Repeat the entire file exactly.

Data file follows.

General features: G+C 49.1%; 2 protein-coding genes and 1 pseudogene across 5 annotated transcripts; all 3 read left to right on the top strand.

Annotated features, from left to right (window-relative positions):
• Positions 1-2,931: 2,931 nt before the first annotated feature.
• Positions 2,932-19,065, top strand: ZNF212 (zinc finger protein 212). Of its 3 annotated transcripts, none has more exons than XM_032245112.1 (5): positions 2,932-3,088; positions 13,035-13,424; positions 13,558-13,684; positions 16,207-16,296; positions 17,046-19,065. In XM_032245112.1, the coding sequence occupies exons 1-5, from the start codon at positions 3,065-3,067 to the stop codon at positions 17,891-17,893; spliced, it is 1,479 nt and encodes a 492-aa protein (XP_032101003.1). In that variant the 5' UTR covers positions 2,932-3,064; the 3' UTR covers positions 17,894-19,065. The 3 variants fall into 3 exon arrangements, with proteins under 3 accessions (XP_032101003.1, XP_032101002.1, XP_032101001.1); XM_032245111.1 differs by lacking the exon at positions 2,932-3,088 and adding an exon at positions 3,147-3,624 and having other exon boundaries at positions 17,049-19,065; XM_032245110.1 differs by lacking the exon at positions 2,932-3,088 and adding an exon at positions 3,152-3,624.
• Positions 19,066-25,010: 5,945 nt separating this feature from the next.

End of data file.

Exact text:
General features: G+C 49.1%; 2 protein-coding genes and 1 pseudogene across 5 annotated transcripts; all 3 read left to right on the top strand.

Annotated features, from left to right (window-relative positions):
• Positions 1-2,931: 2,931 nt before the first annotated feature.
• Positions 2,932-19,065, top strand: ZNF212 (zinc finger protein 212). Of its 3 annotated transcripts, none has more exons than XM_032245112.1 (5): positions 2,932-3,088; positions 13,035-13,424; positions 13,558-13,684; positions 16,207-16,296; positions 17,046-19,065. In XM_032245112.1, the coding sequence occupies exons 1-5, from the start codon at positions 3,065-3,067 to the stop codon at positions 17,891-17,893; spliced, it is 1,479 nt and encodes a 492-aa protein (XP_032101003.1). In that variant the 5' UTR covers positions 2,932-3,064; the 3' UTR covers positions 17,894-19,065. The 3 variants fall into 3 exon arrangements, with proteins under 3 accessions (XP_032101003.1, XP_032101002.1, XP_032101001.1); XM_032245111.1 differs by lacking the exon at positions 2,932-3,088 and adding an exon at positions 3,147-3,624 and having other exon boundaries at positions 17,049-19,065; XM_032245110.1 differs by lacking the exon at positions 2,932-3,088 and adding an exon at positions 3,152-3,624.
• Positions 19,066-25,010: 5,945 nt separating this feature from the next.